The common slope model is: \[\begin{equation} IQ_{kid}=82+6\cdot hs_{mom}+0.6\cdot \left(IQ_{mom}-\bar{IQ}_{mom}\right)+\epsilon \tag{4.7} \end{equation}\] This model assumes different mean children’s IQ scores for mothers with and without high school degree, but the same dependence on the mothers’ IQ score, which again comes out at 0.6.

The common intercept model now includes the interaction term, but not \(hs_{mom}\) as an individual predictor: \[\begin{equation} IQ_{kid}=88+1.1\cdot \left(IQ_{mom}-\bar{IQ}_{mom}\right)-0.6\cdot hs_{mom}\cdot \left(IQ_{mom}-\bar{IQ}_{mom}\right)+\epsilon \tag{4.8} \end{equation}\]

Regrouping leads to: \[\begin{equation} IQ_{kid}=88+\left(1.1-0.6\cdot hs_{mom}\right)\cdot \left(IQ_{mom}-\bar{IQ}_{mom}\right)+\epsilon \tag{4.9} \end{equation}\] According to this model we embark from a common intercept but then follow different slopes depending on mother’s high school degree. When mother has a high school degree, the child’s IQ increases by 1.1-0.6=0.5 for every unit increase in mother’s IQ. When mother has no high school degree, then mother’s IQ effect is stronger, increasing the child’s IQ by 1.1 for very unit increase in mother’s IQ.

Finally, the maximal model includes all predictors: \[\begin{equation} IQ_{kid}=85+3\cdot hs_{mom}+1.0\cdot \left(IQ_{mom}-\bar{IQ}_{mom}\right)-0.5\cdot hs_{mom}\cdot \left(IQ_{mom}-\bar{IQ}_{mom}\right)+\epsilon \tag{4.10} \end{equation}\]

Regrouping leads to: \[\begin{equation} IQ_{kid}=85+3\cdot hs_{mom}+\left(1.0-0.5\cdot hs_{mom}\right)\cdot \left(IQ_{mom}-\bar{IQ}_{mom}\right)+\epsilon \tag{4.11} \end{equation}\] So positing two different average children’s IQ scores for mothers with and without high school degree, 88 and 85 respectively, and two different dependencies on mothers’ IQ score, 0.5 and 1.0 respectively. If we believe this model that turned out best according to AIC, then there is a difference in average children’s IQ score depending on whether or not the children’s mothers have a high school degree (with high school degrees improving IQ scores by 3 units on average). What also matters is the mothers’ IQ score, with a positive relationship between mothers’ and children’s score. This relationship is stronger (mother’s IQ matters more) when mothers have no high school degree than when they have one.

## 4.6 General advise

Let’s finish with some general advise for building regression models, taken from Gelman, Hill, and Vehtari (2020):

- Include all predictors that we consider important for mechanistic reasons.
- Consider combining several predictors into a “total score” by averaging or summation (this is something we have not looked at so far).
- If predictors have large effects, consider including their interactions.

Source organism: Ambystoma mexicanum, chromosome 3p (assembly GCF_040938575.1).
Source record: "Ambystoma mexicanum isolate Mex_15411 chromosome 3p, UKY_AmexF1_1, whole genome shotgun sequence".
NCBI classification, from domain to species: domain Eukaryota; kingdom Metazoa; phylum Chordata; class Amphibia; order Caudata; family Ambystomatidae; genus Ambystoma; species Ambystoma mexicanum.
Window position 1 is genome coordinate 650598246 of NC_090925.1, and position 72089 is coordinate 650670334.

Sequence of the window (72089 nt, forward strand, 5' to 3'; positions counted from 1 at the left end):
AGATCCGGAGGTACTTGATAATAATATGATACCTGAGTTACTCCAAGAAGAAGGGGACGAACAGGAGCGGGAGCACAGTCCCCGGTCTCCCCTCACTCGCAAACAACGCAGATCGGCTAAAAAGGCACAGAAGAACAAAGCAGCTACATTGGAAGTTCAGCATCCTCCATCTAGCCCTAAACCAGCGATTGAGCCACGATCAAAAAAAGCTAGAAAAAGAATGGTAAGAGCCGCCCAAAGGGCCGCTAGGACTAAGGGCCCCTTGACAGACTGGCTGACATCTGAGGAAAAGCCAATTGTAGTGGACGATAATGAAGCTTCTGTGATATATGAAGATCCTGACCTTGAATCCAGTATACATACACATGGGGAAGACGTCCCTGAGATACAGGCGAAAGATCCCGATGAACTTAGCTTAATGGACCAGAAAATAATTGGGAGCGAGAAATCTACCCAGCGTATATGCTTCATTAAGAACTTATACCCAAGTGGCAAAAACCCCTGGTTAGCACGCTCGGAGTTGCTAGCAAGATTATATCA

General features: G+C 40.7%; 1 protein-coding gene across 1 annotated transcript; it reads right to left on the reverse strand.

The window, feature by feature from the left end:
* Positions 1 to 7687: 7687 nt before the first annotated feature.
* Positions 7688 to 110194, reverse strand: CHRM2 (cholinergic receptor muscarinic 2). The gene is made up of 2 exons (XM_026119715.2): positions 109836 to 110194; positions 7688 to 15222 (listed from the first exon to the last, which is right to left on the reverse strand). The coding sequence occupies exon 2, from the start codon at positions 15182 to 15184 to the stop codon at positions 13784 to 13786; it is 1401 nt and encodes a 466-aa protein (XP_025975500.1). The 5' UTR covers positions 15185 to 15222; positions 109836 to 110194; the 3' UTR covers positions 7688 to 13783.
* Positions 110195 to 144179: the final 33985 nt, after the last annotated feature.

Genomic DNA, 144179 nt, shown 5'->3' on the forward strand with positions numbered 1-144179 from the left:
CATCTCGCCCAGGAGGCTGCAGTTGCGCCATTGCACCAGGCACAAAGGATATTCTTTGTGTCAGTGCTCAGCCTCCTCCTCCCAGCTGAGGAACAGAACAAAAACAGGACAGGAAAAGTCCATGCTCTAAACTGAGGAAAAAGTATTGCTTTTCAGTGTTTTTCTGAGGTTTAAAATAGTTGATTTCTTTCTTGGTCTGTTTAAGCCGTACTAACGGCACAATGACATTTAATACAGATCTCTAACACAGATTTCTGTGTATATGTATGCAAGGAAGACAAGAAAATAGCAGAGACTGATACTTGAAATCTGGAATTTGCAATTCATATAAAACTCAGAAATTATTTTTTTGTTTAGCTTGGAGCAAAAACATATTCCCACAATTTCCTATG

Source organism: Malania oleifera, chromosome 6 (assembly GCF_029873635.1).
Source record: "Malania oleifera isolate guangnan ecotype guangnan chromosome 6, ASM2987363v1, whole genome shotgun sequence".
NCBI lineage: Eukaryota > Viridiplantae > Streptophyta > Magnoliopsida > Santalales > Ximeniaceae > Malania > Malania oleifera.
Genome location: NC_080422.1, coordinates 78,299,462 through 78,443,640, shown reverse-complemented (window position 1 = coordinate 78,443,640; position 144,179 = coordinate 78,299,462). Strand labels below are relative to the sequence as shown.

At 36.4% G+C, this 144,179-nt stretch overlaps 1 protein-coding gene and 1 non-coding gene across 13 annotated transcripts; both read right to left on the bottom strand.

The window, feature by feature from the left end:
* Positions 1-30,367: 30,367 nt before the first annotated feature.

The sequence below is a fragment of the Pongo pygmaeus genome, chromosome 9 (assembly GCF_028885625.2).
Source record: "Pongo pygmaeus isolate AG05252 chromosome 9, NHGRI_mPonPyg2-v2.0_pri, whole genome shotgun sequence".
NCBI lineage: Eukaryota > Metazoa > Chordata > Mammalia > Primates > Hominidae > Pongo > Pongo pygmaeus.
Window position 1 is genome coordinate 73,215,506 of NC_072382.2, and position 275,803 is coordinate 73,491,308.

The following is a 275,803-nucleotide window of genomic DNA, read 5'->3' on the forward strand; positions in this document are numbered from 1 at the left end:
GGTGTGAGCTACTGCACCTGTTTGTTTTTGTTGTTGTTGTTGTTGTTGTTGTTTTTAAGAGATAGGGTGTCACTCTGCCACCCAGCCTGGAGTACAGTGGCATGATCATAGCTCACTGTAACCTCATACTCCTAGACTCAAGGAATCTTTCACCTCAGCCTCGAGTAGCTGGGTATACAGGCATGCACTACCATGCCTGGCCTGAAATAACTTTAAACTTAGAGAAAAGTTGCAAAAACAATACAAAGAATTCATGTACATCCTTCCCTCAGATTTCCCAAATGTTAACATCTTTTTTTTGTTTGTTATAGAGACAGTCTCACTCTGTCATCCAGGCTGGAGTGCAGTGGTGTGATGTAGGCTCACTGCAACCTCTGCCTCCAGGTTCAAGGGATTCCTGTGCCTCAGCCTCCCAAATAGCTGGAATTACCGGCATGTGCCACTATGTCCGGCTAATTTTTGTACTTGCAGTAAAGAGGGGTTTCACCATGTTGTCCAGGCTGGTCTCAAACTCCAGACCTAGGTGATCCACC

- Use standard errors to get a sense of uncertainties in parameter estimates.
- Decide upon including or excluding predictors based on a combination of contextual understanding, data, and the uses to which the regression will be put:
- If the parameter of a predictor is estimated precisely (small standard error), then it generally makes sense to keep it in the model as it should improve predictions.
- If the standard error of a parameter is large and there is no good mechanistic reason for the predictor to be included, then it can make sense to remove it, as this can allow the other model parameters to be estimated more stably and can even reduce prediction errors.
- If a predictor is important for the problem at hand, then Gelman, Hill, and Vehtari (2020) generally recommend keeping it in, even if the estimate has a large standard error and is not “statistically significant”. In such settings we must acknowledge the resulting uncertainty and perhaps try to reduce it, e.g. by gathering more data.
- If a coefficient does not make sense, then we should try to understand how this could happen. If the standard error is large, the estimate could be explainable from random variation. If the standard error is small, it can make sense to put more effort into understanding the coefficient.

### References

*The r Book (2nd Ed.)*. Chichester: John Wiley & Sons Ltd.

*Regression and Other Stories*. Cambridge: Cambridge University Press.

*Statistical Rethinking: A Bayesian Course with Examples in r and Stan (2nd Ed.)*. Boca Raton: CRC Press.

This is vividly portrayed in Umberto Eco’s book “The name of the rose”.↩︎

See chapter 5 for the alternative Bayesian statistical paradigm.↩︎

The answer can be found at the end of this script.↩︎

Under the Bayesian statistical paradigm, better choices are available; we will look at those in my

*Applied Statistical Modelling*course in the summer term.↩︎This just scales the log-likelihood so that a log-likelihood

*difference*of two competing models has an asymptotic sampling distribution, which is a Chi-squared distribution in this case (see, for example, McElreath (2020) and references therein).↩︎Note, we cannot compare AIC values of log-ozone and un-transformed ozone models without correcting for the response data transformation.↩︎

This way round seems to make more sense mechanistically than air temperature regulating the wind speed effect, although mathematically both are equivalent.↩︎

We can also standardise binary predictors (see Gelman, Hill, and Vehtari (2020), for example), but in my mind this complicates interpretation. So I prefer to leave binary predictors on their original scale, at the expense of not being able to judge relative importance of predictors.↩︎